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Effects of a Powder Application Process on the Material Properties of Fiber-Reinforced Polymer Composites

: Yokan, Catherine
: Mayer, Bernd; Koschek, Katharina

Bremen, 2020, 103 pp.
Bremen, Univ., Master Thesis, 2020
Master Thesis
Fraunhofer IFAM ()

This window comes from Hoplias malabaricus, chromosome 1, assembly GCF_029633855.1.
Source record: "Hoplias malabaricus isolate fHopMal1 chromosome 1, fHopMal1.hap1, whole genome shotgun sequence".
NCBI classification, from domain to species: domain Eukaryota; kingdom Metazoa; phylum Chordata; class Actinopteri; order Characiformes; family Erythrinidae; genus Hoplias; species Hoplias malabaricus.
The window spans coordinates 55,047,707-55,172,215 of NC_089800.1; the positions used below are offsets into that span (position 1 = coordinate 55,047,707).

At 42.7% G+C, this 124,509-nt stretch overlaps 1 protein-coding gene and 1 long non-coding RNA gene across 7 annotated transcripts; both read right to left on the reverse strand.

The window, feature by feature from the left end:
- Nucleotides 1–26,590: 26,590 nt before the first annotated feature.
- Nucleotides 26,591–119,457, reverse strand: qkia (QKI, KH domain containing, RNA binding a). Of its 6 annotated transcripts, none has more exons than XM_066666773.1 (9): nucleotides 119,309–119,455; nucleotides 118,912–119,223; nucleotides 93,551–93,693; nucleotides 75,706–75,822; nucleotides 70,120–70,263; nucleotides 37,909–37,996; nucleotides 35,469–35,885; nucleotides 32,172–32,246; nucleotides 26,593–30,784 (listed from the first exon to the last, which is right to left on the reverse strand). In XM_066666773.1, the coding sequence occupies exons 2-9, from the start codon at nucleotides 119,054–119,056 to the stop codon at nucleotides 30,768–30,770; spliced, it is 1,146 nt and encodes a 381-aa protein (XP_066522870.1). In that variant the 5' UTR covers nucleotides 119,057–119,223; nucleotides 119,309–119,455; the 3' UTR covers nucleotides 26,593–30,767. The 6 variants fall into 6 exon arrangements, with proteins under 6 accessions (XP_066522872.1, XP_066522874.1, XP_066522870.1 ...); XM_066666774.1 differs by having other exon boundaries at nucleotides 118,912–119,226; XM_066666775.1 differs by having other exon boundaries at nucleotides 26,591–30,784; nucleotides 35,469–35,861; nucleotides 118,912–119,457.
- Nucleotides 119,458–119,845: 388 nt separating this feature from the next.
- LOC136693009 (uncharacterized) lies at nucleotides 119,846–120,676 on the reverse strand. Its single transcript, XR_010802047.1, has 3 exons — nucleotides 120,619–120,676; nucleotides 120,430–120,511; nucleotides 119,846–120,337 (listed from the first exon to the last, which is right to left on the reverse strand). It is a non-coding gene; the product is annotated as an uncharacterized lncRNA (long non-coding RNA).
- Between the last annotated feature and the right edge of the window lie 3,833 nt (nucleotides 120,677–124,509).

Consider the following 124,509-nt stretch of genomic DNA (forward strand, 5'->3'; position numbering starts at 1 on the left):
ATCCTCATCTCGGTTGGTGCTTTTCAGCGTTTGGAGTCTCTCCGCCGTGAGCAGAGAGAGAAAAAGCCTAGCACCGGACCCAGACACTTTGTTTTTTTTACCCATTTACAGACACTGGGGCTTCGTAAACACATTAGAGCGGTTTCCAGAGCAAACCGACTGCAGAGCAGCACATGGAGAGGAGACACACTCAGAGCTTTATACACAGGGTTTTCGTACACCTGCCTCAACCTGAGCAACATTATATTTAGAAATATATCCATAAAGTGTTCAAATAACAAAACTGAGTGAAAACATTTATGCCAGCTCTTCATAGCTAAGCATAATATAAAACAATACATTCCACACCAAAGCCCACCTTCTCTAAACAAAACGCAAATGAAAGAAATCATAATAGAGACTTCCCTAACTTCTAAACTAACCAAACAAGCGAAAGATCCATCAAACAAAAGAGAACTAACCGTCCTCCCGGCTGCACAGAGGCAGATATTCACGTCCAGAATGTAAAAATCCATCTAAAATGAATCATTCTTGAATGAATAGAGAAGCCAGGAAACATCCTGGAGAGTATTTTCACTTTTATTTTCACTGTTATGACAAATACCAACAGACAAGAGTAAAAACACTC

Incorporating solid microparticle additives in fiber-reinforced polymer composites (FRPs) is critical for expanding the functionality and potential applications of FRPs. The typical FRP manufacturing processes used to inject or infuse particle-containing resins into dry fiber reinforcements often encounter difficulties due to increased viscosities and filtering of particles. To overcome these issues, a sieve-based powder application system, layer-by-layer (LbL) processing, had been previously conceptualized and prototyped at Fraunhofer Institute for Manufacturing Technology and Advanced Materials (IFAM). However, the viability of this process in comparison to an established method of FRP manufacturing, in this case one-step vacuum infusion, through evidence of commensurate FRP properties had yet to be confirmed. In this thesis, the effects of the manufacturing method, homogeneity of powder distribution, and concentration of aluminum oxide hydroxide solid microparticles in LbL processing were investigated by a comparison of physical and mechanical properties of cured FRPs. Following process parameter identification, basalt fiber-reinforced polybenzoxazines were produced via LbL processing with oven or autoclave-curing, as well as one-step-vacuum infusion. Cured FRP densities, thicknesses, theoretical fiber volume contents, morphologies, flexural strengths and moduli, and fracture strains were analyzed. On almost all FRP properties the manufacturing method had the most significant effect, with vacuum-infused and LbL autoclaved-cured samples demonstrating comparable properties. Powder homogeneity influenced only apparent interlaminar shear strength, and additive concentration most greatly affected fracture strain and modes of failure. These results suggest that LbL processing with autoclave curing provides a comparable and robust alternative to infusion of basalt-fiber reinforced polybenzoxazines through which solid particle additives can be incorporated.